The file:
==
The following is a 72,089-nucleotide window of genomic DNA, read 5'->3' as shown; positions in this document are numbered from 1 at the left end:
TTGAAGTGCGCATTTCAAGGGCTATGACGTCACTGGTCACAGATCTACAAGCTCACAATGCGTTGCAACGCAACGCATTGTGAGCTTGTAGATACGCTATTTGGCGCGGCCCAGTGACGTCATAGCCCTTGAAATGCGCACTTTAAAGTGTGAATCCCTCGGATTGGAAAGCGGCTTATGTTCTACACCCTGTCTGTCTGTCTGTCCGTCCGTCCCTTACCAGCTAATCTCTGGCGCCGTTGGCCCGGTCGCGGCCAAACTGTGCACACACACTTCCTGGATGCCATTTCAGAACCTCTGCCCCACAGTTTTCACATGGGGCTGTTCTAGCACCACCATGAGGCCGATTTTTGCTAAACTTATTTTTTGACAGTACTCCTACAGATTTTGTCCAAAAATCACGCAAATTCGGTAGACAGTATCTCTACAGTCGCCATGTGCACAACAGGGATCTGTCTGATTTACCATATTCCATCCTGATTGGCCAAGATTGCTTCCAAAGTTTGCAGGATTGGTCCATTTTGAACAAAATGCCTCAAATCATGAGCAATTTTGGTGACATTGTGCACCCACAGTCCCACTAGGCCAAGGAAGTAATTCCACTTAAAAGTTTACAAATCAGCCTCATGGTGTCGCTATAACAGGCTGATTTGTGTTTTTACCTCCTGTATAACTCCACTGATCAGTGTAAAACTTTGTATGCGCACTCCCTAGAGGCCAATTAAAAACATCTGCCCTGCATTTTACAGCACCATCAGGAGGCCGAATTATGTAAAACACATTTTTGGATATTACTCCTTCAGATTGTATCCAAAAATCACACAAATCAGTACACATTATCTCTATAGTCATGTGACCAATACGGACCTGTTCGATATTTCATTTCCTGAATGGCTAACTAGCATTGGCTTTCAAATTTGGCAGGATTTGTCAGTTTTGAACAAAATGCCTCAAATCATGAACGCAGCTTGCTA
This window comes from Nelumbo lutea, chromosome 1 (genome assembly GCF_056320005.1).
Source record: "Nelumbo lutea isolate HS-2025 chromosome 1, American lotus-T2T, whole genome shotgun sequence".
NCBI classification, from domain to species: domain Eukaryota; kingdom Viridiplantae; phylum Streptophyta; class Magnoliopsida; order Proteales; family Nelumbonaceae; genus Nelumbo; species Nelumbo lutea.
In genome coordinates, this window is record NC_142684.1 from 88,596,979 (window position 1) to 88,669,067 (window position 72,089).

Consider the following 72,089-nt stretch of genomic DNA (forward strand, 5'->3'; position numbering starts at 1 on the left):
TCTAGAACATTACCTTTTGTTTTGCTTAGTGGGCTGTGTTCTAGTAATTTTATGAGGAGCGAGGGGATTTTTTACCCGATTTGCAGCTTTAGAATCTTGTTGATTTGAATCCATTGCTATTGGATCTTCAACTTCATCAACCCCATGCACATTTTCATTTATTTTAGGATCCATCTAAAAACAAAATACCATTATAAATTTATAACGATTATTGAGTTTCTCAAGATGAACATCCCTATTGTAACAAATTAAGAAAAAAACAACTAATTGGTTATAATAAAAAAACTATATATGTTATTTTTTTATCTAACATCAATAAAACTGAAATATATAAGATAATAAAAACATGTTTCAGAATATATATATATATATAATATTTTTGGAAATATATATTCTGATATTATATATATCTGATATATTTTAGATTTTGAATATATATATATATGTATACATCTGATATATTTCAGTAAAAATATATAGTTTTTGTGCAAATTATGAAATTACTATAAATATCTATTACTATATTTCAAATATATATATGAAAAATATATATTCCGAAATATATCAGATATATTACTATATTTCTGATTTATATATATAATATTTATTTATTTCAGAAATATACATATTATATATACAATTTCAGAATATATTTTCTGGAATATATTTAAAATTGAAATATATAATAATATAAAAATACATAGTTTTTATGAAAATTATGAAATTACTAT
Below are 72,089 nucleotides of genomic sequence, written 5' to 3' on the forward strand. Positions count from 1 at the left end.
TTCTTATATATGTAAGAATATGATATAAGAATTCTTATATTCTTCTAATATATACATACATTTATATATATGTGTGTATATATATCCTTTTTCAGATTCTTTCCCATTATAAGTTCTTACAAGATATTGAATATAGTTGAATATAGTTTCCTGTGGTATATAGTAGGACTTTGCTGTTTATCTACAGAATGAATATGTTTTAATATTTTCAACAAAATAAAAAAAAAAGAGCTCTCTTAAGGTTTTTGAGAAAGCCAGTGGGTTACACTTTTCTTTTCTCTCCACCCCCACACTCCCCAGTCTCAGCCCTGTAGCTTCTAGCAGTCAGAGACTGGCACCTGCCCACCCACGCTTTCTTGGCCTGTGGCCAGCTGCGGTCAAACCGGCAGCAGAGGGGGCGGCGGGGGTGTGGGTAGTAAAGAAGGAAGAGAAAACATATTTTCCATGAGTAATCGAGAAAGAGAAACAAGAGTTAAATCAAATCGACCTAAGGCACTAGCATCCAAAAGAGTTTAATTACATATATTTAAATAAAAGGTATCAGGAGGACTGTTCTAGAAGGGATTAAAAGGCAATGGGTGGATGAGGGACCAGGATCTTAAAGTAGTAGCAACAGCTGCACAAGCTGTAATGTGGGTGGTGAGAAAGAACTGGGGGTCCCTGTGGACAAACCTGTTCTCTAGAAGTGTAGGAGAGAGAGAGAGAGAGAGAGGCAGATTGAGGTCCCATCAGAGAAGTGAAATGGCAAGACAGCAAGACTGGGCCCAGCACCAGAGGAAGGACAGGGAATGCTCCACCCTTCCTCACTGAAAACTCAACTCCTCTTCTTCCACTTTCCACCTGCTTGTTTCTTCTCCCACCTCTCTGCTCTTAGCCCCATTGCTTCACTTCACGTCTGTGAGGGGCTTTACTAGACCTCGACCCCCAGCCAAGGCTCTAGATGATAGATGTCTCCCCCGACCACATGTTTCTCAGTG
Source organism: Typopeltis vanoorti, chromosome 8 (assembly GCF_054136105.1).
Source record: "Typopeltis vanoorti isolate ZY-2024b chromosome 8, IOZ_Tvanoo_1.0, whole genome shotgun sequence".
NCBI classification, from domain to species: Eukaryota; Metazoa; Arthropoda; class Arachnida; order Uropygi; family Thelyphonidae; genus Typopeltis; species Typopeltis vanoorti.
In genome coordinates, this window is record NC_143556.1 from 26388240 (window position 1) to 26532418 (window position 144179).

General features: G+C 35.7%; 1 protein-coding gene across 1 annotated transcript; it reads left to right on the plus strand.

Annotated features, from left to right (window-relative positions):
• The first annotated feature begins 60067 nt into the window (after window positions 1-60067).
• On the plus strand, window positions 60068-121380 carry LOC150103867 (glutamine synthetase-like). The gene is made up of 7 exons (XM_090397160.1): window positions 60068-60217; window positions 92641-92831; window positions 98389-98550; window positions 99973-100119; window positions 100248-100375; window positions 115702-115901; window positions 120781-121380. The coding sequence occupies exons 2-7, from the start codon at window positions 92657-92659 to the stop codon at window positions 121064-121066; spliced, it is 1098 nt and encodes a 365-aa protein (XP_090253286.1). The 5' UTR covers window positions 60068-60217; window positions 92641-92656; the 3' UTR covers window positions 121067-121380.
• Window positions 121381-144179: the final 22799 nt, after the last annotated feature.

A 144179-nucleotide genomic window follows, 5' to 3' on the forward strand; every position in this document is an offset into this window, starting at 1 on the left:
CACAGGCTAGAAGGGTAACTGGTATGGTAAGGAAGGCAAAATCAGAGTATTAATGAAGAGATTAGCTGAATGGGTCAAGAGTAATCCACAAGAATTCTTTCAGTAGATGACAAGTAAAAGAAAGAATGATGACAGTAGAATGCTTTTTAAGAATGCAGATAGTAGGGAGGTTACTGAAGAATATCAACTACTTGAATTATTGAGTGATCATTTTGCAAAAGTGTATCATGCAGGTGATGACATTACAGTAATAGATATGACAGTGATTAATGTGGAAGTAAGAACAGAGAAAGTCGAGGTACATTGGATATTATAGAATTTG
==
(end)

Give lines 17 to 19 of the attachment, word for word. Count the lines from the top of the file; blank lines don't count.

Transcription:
• The first annotated feature begins 60067 nt into the window (after window positions 1-60067).
• On the plus strand, window positions 60068-121380 carry LOC150103867 (glutamine synthetase-like). The gene is made up of 7 exons (XM_090397160.1): window positions 60068-60217; window positions 92641-92831; window positions 98389-98550; window positions 99973-100119; window positions 100248-100375; window positions 115702-115901; window positions 120781-121380. The coding sequence occupies exons 2-7, from the start codon at window positions 92657-92659 to the stop codon at window positions 121064-121066; spliced, it is 1098 nt and encodes a 365-aa protein (XP_090253286.1). The 5' UTR covers window positions 60068-60217; window positions 92641-92656; the 3' UTR covers window positions 121067-121380.
• Window positions 121381-144179: the final 22799 nt, after the last annotated feature.